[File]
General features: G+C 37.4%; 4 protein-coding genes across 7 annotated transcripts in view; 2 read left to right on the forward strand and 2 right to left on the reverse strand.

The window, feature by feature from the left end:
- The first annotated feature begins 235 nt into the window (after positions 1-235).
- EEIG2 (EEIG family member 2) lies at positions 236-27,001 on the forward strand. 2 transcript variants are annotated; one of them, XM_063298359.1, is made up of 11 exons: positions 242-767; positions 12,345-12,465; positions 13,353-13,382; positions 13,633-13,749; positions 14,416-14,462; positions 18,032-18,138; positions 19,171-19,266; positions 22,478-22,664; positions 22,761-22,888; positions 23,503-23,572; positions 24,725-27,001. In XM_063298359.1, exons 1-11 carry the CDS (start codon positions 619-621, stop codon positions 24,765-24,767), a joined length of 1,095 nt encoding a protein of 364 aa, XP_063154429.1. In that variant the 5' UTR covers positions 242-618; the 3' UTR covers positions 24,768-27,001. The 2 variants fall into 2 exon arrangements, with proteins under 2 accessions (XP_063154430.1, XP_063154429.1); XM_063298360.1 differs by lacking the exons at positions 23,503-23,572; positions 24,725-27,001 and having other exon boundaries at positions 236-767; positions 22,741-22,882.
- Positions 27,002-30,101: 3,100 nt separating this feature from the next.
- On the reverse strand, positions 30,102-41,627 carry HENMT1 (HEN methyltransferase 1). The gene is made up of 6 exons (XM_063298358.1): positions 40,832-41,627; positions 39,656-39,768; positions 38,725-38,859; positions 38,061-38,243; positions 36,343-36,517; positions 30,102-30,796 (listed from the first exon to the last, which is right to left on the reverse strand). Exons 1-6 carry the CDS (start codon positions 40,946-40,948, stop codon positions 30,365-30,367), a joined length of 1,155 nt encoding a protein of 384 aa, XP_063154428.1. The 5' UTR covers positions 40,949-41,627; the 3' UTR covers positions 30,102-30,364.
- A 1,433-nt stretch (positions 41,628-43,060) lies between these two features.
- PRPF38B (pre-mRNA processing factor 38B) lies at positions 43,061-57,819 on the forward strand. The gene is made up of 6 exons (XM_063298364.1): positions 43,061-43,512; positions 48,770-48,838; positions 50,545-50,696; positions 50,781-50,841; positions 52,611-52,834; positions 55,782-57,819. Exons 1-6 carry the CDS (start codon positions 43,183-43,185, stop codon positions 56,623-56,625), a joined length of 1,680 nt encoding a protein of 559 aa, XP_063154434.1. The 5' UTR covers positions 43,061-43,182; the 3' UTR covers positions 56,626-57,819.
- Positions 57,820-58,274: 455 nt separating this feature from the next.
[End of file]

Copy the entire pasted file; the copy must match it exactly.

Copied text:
General features: G+C 37.4%; 4 protein-coding genes across 7 annotated transcripts in view; 2 read left to right on the forward strand and 2 right to left on the reverse strand.

The window, feature by feature from the left end:
- The first annotated feature begins 235 nt into the window (after positions 1-235).
- EEIG2 (EEIG family member 2) lies at positions 236-27,001 on the forward strand. 2 transcript variants are annotated; one of them, XM_063298359.1, is made up of 11 exons: positions 242-767; positions 12,345-12,465; positions 13,353-13,382; positions 13,633-13,749; positions 14,416-14,462; positions 18,032-18,138; positions 19,171-19,266; positions 22,478-22,664; positions 22,761-22,888; positions 23,503-23,572; positions 24,725-27,001. In XM_063298359.1, exons 1-11 carry the CDS (start codon positions 619-621, stop codon positions 24,765-24,767), a joined length of 1,095 nt encoding a protein of 364 aa, XP_063154429.1. In that variant the 5' UTR covers positions 242-618; the 3' UTR covers positions 24,768-27,001. The 2 variants fall into 2 exon arrangements, with proteins under 2 accessions (XP_063154430.1, XP_063154429.1); XM_063298360.1 differs by lacking the exons at positions 23,503-23,572; positions 24,725-27,001 and having other exon boundaries at positions 236-767; positions 22,741-22,882.
- Positions 27,002-30,101: 3,100 nt separating this feature from the next.
- On the reverse strand, positions 30,102-41,627 carry HENMT1 (HEN methyltransferase 1). The gene is made up of 6 exons (XM_063298358.1): positions 40,832-41,627; positions 39,656-39,768; positions 38,725-38,859; positions 38,061-38,243; positions 36,343-36,517; positions 30,102-30,796 (listed from the first exon to the last, which is right to left on the reverse strand). Exons 1-6 carry the CDS (start codon positions 40,946-40,948, stop codon positions 30,365-30,367), a joined length of 1,155 nt encoding a protein of 384 aa, XP_063154428.1. The 5' UTR covers positions 40,949-41,627; the 3' UTR covers positions 30,102-30,364.
- A 1,433-nt stretch (positions 41,628-43,060) lies between these two features.
- PRPF38B (pre-mRNA processing factor 38B) lies at positions 43,061-57,819 on the forward strand. The gene is made up of 6 exons (XM_063298364.1): positions 43,061-43,512; positions 48,770-48,838; positions 50,545-50,696; positions 50,781-50,841; positions 52,611-52,834; positions 55,782-57,819. Exons 1-6 carry the CDS (start codon positions 43,183-43,185, stop codon positions 56,623-56,625), a joined length of 1,680 nt encoding a protein of 559 aa, XP_063154434.1. The 5' UTR covers positions 43,061-43,182; the 3' UTR covers positions 56,626-57,819.
- Positions 57,820-58,274: 455 nt separating this feature from the next.